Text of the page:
Expedition life together with Don Whillans was not always easy. After having cooked food for Don for a week on Everest somebody complained "Don, I'm not your mother!" Don asked "You're not one of those types that moan about a bit of cookin', are you?" Heard from Don's tent one night "Hey, wake up! I just realized it's me bloody Fiftieth birthday!" Someone had comments on Don's willingness to carry loads. "He fills his backpack with a bloody sleeping bag. If you ask him to carry anything he says ‘It's not the weight, it's where to put it!’" Later Don expressed his opinion of the expedition leaders’ ability to organize "This lot couldn’t organize a fuck in a Brothel."
On another expedition Greg Child accompanied Don on a trip along a river. Don was looking for the place where a friend had been buried after an accident on Masherbrum in 1957. "We will never find the place after all these years," despaired Greg. '' Aye, a bad year was '57. Herman Buhl was killed, we missed out climbing Masherbrum, my mate died and you were born", Don replied.
Some tongues criticized Don Whillans because he was unsuccessful on many peaks. If he was, it was probably due to the fact that Don considered survival the key to mountaineering; "There are two types of climbers - the smart ones and dead ones." Other comments on the same theme were "I don’t mind fighting my way out of trouble but I'm dammed if I'll fight my way into it" and "The mountains will always be there, the trick is for you to be there as well." Greg Child tells about an incident during the 1971 Everest expedition when the Indian Harsh Bahaguna got altitude sickness in storm winds high on the mountain. Whillans was part of the rescuers that eventually reached the weak climber. The situation was critical and continuing the rescue attempt would have been fatal to all of them. Whillans took the decision "I'm sorry, ‘arsh, old man. You've ‘ad it." Cruel some would say, realistic others would call it.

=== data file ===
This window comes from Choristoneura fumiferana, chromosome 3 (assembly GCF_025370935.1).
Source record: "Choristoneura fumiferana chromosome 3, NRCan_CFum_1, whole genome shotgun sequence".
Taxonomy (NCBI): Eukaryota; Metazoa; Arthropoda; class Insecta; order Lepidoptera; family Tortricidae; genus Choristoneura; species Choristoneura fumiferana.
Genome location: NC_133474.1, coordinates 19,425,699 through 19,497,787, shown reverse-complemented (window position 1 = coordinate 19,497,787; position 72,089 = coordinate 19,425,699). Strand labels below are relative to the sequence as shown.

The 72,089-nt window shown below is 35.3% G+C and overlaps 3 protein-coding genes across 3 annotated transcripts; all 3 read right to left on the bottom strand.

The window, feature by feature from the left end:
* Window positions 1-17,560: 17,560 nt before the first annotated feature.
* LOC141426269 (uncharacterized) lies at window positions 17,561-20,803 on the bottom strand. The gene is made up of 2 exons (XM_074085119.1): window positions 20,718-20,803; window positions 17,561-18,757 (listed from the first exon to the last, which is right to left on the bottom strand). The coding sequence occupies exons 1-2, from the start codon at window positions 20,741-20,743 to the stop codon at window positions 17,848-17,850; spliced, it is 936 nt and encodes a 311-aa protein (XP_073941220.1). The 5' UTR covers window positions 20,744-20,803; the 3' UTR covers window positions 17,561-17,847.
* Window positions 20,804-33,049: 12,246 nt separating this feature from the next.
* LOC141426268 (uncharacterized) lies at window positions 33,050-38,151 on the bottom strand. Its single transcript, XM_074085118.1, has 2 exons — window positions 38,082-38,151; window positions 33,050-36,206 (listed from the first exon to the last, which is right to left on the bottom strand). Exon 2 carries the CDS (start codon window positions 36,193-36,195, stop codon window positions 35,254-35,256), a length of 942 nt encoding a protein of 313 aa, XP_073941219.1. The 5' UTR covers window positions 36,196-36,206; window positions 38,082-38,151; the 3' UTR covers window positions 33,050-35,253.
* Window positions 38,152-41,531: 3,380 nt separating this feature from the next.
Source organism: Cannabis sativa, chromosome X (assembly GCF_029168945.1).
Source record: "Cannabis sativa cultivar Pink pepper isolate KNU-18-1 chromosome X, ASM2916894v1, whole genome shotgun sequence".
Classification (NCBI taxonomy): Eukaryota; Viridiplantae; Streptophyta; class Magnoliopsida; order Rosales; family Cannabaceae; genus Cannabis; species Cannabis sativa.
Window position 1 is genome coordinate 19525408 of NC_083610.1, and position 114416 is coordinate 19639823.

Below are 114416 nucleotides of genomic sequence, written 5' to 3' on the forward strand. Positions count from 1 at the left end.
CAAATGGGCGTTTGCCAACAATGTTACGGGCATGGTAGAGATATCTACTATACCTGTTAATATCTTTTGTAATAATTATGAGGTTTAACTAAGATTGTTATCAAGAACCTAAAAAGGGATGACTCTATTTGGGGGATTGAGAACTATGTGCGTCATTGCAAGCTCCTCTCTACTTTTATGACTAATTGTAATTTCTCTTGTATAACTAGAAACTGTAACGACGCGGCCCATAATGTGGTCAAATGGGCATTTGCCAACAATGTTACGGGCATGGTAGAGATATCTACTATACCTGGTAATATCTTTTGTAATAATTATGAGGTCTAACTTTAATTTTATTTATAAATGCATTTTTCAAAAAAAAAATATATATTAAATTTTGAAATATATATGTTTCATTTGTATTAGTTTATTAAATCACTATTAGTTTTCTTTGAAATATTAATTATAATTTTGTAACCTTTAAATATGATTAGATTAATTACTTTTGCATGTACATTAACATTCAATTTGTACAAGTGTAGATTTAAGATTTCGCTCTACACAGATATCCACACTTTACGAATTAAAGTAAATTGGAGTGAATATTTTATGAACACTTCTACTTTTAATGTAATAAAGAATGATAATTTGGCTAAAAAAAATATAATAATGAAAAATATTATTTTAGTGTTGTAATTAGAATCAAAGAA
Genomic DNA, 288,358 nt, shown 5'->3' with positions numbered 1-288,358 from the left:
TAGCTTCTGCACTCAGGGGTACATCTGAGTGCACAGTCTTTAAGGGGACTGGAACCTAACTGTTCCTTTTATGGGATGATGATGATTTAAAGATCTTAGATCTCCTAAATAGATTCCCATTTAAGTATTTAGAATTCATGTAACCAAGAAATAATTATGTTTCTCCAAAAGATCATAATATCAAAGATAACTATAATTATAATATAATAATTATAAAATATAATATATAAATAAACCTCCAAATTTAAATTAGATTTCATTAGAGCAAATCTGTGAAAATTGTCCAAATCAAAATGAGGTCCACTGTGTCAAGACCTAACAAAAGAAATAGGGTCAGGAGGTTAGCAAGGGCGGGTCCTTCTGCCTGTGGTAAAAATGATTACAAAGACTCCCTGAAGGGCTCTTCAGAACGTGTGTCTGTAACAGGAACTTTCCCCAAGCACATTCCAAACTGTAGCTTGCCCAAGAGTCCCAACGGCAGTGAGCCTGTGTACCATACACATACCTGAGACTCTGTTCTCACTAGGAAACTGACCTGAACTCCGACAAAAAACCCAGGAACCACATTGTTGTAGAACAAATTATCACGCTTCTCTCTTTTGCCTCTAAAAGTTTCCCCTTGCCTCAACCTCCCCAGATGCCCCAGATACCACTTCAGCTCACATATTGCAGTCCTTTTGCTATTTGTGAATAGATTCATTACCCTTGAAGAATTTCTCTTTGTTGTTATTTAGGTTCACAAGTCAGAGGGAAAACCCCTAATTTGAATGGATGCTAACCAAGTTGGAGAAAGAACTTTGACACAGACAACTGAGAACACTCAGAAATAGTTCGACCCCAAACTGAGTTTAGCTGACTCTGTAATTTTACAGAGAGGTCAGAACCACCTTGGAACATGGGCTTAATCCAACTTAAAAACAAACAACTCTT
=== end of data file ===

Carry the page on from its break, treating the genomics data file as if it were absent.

A more affordable paper back edition.
Don came from a working-class environment and was himself a plumber. In later years, he became good at giving presentations. He often began by stressing his background "I'm Don Whillans, they say I'm working-class but I'd like you to know I've not worked for twelve years."
Dennis Gray tells of when Don was on his way to give a presentation and got stuck in a traffic jam. "What's up, mate, is there a football match on or something?" Don asked a policeman. "No, it is indeed a mountaineer who will give lectures. Not that I understand that someone wants to listen to that kind of stuff", said the policeman. "Yer, they'd be better off sitting in the pub with a pint in their hands", Don replied.
Jim Curran, one of Don's best friends in later days, listened to one of Don's performances. Don started out by showing an old group photo saying "You may wonder why I've included this. (Pause) That's me in the middle of the picture, but, over on the left corner is a girl I'd never spoken to at the time. (A longer pause) That's me wife Audrey. (An even longer pause) Which just goes to show that danger lurks when you least expect it ... "
There seems to be no secret that Don, especially in later years, drank a few pints - probably more than was healthy. The interest in alcohol could be explained by statements as "People ask me why I drink so much. It's because of a morbid fear of dehydration." Give Don Whillans a thought next time you have a pint on the terrace at the bar "Le National" in Chamonix. When Don was not sitting in his favourite place he was most certainly out climbing. One might wonder why Whillans, with so obstinately and sometimes cynical behaviour, has become so famous? Probably it is not only due to his qualities as climber and mountaineer. The question is difficult to answer but we all love heroes – and anti-heroes – don’t we?
Donald Desbrow Whillans was born in 1933 in Salford, a suburb of Manchester. He died of a major heart attack in his sleep in 1985.
Don Whillans: Portrait of a Mountaineer by Don Whillans and Alick Ormerod, 1971
Clogwyn du'r Arddu, The Black Cliff by Jack Soper, Ken Wilson and Peter Crew, 1971
I Chose to Climb and Annapurna South Face by Chris Bonington, 1966 and 1971
In High Places by Dougal Haston, 1972
One Man's Mountain by Tom Patey, 1978
Anything Is Possible by Leo Dickinson, 1989
Suspended Sentences by Jim Curran, 1991
Mixed Emotions by Greg Child, 1993
Tight Rope, The Fun of Climbing by Dennis Gray, 1993
The Burgess Book of Lies by Adrian and Alan Burgess, 1994
The Villain, The Life of Don Whillans by Jim Perrin, 2005
Thanks to desainme for comments on the original text.